Monday, May 28, 2012

Drought resistant rice

from Oryza:

A Japanese company will develop new nitrogen and water-efficient, and salt resistant, rice varieties for small scale farmers in Sub-Saharan Africa (SSA) under a new deal with the Nairobi-based African Agricultural Technology Foundation (AATF).
The joint effort aims to boost rice production in the SSA region, including countries such as Burkina Faso, Nigeria, Ghana and Uganda, where a majority of rice farmers are smallholders of rice fields. According to ATTF executive director nitrogen deficiency and drought are major hurdles in improving rice yields in upland SSA, while salinity is affecting several rice producing regions in Africa.

Thursday, May 24, 2012

why Africa is booming

From the Atlantic.

Africa, with a population expected to roughly double by mid-century, has become recognized as the world's fastest growing continent. But the less-told story is of Africa's economic rise. In the last decade Africa's overall growth rates have quietly approached those of Asia, and according to projections by the IMF, on average Africa will have the world's fastest growing economy of any continent over the next five years.

Seven of the world's 10 fastest-growing economies are African. The continent is famously resource rich, which has surely helped, but some recent studies suggest that the biggest drivers are far less customary for Africa, and far more encouraging for its future: wholesale and retail commerce, transportation, telecommunications, and manufacturing.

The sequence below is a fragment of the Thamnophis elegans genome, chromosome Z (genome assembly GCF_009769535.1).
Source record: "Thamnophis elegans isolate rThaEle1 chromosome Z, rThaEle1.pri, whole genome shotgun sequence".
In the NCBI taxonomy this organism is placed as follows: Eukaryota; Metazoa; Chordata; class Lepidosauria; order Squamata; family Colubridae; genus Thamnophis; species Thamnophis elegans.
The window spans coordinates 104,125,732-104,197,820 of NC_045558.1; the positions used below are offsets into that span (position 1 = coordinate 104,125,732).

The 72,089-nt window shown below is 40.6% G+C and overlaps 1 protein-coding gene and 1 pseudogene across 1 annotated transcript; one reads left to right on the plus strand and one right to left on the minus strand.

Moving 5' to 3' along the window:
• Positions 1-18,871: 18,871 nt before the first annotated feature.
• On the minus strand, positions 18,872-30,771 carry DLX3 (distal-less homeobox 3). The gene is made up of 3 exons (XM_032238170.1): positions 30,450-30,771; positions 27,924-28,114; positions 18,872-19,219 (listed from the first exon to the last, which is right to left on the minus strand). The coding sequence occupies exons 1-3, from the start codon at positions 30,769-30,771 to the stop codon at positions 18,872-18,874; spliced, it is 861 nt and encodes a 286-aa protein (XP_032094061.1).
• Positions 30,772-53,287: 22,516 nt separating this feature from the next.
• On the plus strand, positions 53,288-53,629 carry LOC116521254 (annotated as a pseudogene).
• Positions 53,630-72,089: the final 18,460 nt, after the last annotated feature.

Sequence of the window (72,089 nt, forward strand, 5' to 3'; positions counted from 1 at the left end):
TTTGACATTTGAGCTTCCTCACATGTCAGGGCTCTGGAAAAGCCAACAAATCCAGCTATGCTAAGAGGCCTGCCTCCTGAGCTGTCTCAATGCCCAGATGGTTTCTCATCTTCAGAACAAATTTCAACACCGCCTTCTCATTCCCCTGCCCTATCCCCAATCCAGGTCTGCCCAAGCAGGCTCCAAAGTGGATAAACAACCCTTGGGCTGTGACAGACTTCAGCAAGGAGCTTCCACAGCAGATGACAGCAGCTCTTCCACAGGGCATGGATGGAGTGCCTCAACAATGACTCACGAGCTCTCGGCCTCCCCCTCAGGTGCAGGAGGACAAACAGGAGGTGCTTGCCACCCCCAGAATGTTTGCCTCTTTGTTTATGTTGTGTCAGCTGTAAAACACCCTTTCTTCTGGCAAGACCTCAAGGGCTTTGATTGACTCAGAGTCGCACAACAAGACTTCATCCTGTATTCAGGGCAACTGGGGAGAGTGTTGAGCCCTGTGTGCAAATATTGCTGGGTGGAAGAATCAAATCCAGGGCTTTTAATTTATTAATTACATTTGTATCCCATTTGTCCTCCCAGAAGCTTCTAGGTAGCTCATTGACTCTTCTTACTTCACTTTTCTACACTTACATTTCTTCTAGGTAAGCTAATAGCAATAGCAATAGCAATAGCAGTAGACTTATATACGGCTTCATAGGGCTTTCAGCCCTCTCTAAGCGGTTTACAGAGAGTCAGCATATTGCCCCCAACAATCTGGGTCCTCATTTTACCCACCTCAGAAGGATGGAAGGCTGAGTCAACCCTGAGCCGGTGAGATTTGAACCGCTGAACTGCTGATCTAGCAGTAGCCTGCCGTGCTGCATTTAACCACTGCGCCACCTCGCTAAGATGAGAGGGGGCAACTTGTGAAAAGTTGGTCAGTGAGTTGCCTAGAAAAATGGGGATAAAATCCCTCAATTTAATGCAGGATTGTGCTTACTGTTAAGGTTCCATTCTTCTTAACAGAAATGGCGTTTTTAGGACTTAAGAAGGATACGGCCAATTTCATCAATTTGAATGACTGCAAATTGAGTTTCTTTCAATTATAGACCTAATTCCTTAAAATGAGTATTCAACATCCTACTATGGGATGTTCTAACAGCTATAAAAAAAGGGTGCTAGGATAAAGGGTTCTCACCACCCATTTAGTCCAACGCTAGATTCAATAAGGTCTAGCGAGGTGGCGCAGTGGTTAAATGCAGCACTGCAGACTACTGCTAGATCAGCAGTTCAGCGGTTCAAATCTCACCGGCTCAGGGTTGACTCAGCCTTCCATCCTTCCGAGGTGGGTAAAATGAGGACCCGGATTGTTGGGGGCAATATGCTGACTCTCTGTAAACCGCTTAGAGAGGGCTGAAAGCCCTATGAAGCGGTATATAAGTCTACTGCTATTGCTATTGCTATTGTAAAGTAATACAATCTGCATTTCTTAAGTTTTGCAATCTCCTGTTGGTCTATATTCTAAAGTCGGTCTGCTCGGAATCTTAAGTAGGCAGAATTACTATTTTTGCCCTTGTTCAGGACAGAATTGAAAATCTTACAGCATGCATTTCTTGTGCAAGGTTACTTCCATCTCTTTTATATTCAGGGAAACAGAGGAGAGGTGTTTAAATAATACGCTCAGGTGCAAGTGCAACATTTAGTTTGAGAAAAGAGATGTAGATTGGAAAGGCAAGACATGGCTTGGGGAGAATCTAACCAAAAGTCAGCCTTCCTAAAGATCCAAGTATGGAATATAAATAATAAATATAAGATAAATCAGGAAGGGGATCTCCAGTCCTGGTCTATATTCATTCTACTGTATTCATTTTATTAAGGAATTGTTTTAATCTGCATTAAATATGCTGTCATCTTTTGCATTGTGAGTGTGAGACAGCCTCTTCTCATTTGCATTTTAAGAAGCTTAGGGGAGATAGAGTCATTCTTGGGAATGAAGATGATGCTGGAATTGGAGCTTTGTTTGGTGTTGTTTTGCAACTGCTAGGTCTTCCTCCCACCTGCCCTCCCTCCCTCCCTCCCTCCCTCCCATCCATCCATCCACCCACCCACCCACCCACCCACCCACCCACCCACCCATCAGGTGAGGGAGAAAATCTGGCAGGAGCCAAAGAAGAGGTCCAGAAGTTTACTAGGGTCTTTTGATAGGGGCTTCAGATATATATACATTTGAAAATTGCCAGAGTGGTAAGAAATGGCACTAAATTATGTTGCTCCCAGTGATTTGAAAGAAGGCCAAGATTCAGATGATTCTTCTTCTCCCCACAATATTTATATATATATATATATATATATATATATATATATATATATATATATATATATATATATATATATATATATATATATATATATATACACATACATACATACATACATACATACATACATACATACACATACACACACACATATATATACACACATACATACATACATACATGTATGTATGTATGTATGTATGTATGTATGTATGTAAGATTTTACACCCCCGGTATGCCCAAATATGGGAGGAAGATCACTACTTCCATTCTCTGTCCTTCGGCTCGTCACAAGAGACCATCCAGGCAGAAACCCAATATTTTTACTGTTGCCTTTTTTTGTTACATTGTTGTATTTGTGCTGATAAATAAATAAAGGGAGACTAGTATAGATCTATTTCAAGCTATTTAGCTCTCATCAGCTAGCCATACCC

A recent report by the African Development Bank projected that, by 2030, much of Africa will attain lower-middle- and middle-class majorities, and that consumer spending will explode from $680 billion in 2008 to $2.2 trillion. According to McKinsey and Co., Africa already has more middle class consumers than India, which has a larger population. Goldman Sachs recently put out a report, "Africa's Turn," making similar points.

American media have largely failed to pick up on these trends, hewing instead to their long-running traditional narratives of African violence and suffering to the exclusion of most other news....

(headsup Instapundit)

Friday, May 18, 2012

South Africa's Army has problems

StrategyPage has an article discussing the reasons that South Africa's once formidable army has gone weak.

After the 1994 elections, the first to feature participation by all South Africans (not just the whites), the military quickly turned into another form of patronage. The word came down that the military was there to provide jobs for political loyalists of the party in power. These men could be dismissed only if they committed a serious crime (rape, murder, kidnapping) and were otherwise untouchable and increasingly undisciplined. Eventually most of the troops are too old, too sick or too undisciplined to be effective soldiers. The government gets away with this because South African has no neighbors that pose a military threat.